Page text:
Operating under century old management and funding structures have been putting us at risk in the managed floodplain. Now, thanks to the Oregon State Legislature, we have a chance to form a new special district that will be able to modernize the way the local levee system is managed and to make a more robust set of financial tools available to support the system going forward. This new district will have two different board configurations at different times. First, an initial 17-member board will be responsible for organizing the district and setting up a sustainable revenue structure. Once the revenue structure is in place, the initial board can call for the dissolution of the four existing drainage districts. At that point, the initial board will transition to a permanent structure of 9 board members who are responsible for the ongoing oversight of the district. Read more about the legislation here
Setting Up The Initial Board
The legislation has been developed, approved by the legislature, and signed by the Governor. Now, the initial 17-member board needs to be appointed. This board will include:
- one representative of the City of Portland, Gresham, Fairview, Troutdale, and Wood Village, appointed by their respective City Councils
- one representative of Metro, Multnomah County, and the Port of Portland, appointed by their governing bodies
- one representative from each of the four drainage districts that currently manage the flood safety infrastructure, as appointed by their Boards of Supervisors
- one resident of the managed floodplain, appointed by the Governor
- one nonprofit from within the managed floodplain, appointed by the Governor
- one business owner or representative of a business from within the managed floodplain, appointed by the Governor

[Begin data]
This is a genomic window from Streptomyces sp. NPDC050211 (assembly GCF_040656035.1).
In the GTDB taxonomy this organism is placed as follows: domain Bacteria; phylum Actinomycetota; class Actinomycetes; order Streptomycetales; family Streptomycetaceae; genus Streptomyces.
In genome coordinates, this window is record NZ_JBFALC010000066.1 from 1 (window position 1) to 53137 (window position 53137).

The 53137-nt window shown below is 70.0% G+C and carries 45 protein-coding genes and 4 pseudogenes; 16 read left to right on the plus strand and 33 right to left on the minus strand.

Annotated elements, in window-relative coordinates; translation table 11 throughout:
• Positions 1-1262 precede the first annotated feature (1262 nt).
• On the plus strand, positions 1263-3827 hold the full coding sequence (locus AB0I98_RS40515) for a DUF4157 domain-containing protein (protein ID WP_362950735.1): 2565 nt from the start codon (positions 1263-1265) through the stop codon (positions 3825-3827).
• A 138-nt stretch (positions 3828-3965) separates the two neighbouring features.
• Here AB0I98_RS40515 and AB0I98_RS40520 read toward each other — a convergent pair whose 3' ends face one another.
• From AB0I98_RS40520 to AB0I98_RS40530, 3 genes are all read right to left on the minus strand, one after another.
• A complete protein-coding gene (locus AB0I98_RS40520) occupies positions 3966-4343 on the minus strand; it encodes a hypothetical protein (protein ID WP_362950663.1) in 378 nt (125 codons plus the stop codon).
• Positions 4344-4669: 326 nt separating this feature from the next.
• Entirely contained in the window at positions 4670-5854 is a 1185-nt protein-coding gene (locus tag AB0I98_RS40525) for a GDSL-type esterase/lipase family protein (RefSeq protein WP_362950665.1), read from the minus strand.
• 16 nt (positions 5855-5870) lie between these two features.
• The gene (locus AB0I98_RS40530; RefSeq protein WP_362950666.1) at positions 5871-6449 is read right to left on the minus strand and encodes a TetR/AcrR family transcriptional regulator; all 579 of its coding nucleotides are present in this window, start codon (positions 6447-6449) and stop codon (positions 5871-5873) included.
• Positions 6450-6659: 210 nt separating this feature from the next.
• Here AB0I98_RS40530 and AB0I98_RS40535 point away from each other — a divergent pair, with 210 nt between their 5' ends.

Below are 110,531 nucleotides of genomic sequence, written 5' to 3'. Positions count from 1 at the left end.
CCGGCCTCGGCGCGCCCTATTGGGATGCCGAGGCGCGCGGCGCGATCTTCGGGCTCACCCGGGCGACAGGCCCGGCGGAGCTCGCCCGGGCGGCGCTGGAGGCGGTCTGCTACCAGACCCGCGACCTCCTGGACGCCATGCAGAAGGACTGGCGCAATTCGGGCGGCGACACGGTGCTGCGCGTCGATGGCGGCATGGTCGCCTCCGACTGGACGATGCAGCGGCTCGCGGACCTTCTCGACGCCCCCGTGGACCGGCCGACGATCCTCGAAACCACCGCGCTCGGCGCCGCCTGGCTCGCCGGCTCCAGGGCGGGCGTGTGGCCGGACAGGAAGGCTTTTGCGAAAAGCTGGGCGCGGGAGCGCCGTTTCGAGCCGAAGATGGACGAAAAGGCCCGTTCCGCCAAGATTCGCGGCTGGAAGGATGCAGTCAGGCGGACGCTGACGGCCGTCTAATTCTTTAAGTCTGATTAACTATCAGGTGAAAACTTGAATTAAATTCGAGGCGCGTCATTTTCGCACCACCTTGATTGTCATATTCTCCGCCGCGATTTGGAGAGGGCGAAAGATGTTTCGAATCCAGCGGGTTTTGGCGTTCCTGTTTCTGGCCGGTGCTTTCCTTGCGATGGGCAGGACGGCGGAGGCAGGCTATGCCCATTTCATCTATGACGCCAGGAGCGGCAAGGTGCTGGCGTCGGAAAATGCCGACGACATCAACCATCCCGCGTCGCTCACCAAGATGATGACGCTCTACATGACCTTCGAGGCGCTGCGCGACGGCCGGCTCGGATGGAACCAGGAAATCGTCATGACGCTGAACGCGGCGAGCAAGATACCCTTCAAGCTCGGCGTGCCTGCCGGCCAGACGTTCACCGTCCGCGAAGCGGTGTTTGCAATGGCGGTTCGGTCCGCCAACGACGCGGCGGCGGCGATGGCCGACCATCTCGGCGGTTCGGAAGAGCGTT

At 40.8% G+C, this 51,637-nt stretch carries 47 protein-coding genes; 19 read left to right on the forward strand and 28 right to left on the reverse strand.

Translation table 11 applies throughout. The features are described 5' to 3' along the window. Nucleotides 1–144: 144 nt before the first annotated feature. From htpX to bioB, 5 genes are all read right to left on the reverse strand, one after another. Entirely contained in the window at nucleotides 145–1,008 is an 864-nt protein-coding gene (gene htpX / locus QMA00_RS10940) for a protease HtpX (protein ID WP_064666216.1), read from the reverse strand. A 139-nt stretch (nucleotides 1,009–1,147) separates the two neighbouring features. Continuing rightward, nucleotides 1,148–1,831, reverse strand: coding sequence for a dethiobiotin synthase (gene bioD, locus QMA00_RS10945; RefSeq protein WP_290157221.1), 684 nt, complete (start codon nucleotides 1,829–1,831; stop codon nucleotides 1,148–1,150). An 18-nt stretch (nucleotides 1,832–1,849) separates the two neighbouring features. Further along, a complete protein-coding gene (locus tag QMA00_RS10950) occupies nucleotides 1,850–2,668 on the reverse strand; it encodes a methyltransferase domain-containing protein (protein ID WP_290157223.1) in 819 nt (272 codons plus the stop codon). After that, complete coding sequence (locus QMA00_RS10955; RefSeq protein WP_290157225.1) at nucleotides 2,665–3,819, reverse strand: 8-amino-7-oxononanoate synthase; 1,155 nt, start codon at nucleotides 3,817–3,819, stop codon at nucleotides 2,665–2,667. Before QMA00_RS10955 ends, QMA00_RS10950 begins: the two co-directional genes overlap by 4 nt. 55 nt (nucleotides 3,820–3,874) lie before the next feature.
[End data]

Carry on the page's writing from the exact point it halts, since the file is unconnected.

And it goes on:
- one representative of an environmental conservation organization, appointed by the Governor
- one representative of an environmental justice organization, appointed by the Governor
Getting Appointed to the Board
Everyone is welcome to submit their name for consideration for one of the five positions appointed by the Governor. To indicate your interest:
- complete the interest form on the Governor’s Executive Appointments webpage
- gather supplemental materials like your resume, a statement of interest, and/or any endorsements* you would like to submit
- email your materials to email@example.com or mail them to: Office of the Governor, Executive Appointments | 900 Court Street NE, Room 160| Salem, OR 97301-4075
Please submit your interest form and materials by end the February. The goal is to have the initial board appointed by April 2020.
The appointment process for each of the governmental bodies listed above is different. If you are interested in pursuing an appointment to one of those positions, we encourage you to reach out to leadership within those agencies.
*If you are seeking an appointment as a representative of a business, non-profit, or neighborhood, we strongly recommend including a letter of nomination or endorsement with the materials you submit to the Governor’s office.
For questions specific to the Governor’s appointment process, please contact firstname.lastname@example.org or 503-378-6829
For questions about this new special district, their roles and responsibilities, time commitments, etc. please refer to the informational materials provided or contact us at email@example.com.
Roles, Responsibilities & More